The Biblical epistle to the Galatians is the ninth book of the New Testament and is comprised of a letter written by Paul the Apostle to a regional group of churches that were active in the mid-first century. That region was known as “Galatia” and it encompassed an area that is roughly synonymous with the modern-day country of Turkey.
This makes the Biblical book of Galatians unique in the fact that it is the only one of Paul’s New Testament epistles that was specifically addressed to more than one church. One commentary provides us with a quick historical summary of this region…
“Galatia is the name that was given originally to the territory in North Central Asia Minor, where the invading Gauls settled in the third century before Christ. Gradually the Gallic population was absorbed into other peoples living there, and after a number of political changes, the territory became the property of Rome in 25 B.C. The Romans incorporated this northern section into a larger division of the land which they made a province and called it Galatia.” (1)
Some of the churches that Paul worked to establish in Galatia included the churches of Iconium, Lystra and Derbe, all of which are mentioned in the New Testament book of Acts (see Acts 14:1-7). But sometime after his departure from that area, Paul learned that all was not well with the congregations of Galatia.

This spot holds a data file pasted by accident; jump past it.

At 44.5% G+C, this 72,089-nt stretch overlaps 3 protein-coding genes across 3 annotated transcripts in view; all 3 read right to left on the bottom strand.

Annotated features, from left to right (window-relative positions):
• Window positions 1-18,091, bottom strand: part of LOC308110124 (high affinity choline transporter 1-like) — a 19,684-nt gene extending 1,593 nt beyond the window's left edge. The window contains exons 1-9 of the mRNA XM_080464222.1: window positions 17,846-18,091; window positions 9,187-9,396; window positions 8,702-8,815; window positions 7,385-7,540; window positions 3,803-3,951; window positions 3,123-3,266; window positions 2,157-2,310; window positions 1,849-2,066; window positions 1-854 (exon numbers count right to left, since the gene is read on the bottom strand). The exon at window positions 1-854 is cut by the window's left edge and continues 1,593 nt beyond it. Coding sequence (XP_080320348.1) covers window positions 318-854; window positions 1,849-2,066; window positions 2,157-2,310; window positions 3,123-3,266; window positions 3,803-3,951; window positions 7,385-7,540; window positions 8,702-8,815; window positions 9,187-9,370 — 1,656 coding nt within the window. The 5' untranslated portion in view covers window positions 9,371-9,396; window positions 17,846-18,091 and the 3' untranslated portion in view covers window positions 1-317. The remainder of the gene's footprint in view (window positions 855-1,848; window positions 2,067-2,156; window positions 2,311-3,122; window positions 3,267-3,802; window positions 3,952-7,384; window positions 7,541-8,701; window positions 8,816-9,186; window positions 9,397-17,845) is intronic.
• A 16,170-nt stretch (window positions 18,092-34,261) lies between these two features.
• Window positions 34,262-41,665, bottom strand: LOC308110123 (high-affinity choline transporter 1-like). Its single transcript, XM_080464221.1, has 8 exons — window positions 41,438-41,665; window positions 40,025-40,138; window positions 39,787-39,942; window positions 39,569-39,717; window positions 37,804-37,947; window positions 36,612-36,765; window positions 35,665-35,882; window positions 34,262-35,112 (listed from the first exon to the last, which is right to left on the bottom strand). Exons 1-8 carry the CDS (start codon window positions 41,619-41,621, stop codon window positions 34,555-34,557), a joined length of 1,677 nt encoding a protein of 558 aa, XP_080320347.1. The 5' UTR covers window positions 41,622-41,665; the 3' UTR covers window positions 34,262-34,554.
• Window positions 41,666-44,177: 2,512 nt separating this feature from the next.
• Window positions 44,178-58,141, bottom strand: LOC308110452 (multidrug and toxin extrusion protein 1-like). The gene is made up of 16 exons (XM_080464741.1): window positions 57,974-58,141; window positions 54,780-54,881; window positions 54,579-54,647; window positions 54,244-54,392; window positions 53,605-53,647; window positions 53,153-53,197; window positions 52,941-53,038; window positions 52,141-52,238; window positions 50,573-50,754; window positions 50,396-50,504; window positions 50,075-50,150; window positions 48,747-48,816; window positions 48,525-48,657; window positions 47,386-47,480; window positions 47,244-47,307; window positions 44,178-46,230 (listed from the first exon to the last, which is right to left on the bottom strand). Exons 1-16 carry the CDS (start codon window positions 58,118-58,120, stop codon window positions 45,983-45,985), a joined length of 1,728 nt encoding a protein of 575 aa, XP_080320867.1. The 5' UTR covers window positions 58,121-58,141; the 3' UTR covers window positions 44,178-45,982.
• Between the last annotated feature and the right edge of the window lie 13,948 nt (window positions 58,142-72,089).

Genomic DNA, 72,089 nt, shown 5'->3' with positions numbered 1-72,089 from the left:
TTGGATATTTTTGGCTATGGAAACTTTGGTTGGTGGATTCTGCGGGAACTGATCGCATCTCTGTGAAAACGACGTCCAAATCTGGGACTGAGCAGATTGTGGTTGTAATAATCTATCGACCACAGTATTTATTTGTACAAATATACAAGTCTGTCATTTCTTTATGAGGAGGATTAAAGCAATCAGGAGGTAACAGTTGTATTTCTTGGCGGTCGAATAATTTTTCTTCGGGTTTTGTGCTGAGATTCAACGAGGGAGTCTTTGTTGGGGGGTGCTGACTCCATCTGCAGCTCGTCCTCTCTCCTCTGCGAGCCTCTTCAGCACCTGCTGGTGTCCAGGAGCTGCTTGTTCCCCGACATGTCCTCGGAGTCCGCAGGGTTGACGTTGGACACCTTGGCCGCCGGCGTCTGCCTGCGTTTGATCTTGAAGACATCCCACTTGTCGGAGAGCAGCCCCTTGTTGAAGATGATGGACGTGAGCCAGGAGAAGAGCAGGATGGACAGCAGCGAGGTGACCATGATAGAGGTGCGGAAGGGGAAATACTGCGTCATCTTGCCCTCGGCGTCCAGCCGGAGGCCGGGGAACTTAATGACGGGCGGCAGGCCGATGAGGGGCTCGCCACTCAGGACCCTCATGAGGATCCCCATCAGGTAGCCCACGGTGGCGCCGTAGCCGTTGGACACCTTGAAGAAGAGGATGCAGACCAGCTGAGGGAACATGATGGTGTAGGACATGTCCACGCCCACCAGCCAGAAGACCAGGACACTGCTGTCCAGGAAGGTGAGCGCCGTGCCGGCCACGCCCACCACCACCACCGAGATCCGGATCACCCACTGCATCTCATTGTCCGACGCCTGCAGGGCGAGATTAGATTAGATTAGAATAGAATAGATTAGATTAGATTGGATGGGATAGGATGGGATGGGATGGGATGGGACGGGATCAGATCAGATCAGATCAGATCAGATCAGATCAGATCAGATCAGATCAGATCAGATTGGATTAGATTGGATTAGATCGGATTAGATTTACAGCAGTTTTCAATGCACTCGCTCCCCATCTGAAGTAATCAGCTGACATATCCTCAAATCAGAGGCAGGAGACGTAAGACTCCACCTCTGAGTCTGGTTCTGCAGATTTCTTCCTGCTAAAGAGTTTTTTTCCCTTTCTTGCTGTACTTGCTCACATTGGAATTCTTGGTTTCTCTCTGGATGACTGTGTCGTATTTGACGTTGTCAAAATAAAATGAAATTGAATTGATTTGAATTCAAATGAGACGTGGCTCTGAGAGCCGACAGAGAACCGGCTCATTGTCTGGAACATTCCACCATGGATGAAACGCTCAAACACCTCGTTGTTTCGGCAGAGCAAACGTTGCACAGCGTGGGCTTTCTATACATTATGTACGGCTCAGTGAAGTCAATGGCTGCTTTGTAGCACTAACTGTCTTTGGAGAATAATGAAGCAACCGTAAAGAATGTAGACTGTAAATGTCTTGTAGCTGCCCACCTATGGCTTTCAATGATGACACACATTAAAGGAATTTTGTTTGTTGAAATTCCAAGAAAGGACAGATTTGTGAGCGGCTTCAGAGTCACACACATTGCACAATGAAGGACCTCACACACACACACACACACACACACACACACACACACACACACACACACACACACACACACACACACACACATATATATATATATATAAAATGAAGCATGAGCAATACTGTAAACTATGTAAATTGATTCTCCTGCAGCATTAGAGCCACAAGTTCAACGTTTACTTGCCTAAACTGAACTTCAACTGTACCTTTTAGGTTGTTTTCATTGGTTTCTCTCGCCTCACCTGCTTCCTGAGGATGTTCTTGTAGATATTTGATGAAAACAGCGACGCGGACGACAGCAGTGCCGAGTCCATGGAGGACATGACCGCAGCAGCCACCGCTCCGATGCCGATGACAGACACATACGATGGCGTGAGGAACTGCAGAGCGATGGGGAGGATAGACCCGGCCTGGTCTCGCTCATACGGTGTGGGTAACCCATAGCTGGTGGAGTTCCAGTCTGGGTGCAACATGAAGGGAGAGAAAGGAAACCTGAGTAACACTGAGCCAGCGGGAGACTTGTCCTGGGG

You see, Paul was followed by group of others who sought to promote another type of “gospel.” Their teaching stated that anyone who wished to accept Christ as savior was first obligated to follow the Old Testament law. In order to make that case, these false teachers had to engage in a campaign to discredit Paul and his message that salvation was available by God’s grace through faith in Christ alone.
This meant Paul had to address two issues in his letter to the Galatian churches. First, he had to establish his role as a legitimate apostle of Christ. Next, he had to counter the idea that salvation was attainable though faith in Christ along with something else. In this instance, that “something else” involved adherence to the Old Testament Law. Today, that teaching might be expressed through this or any number of other works that someone must allegedly perform in order to receive salvation.
Thus, the epistle to the Galatians holds value for every generation. We’ll take a closer look at those first-century false teachers and the heretical doctrine they sought to promote next.
(1) Hindson, E. E., & Kroll, W. M. (Eds.). (1994). KJV Bible Commentary (p. 2369). Nashville: Thomas Nelson.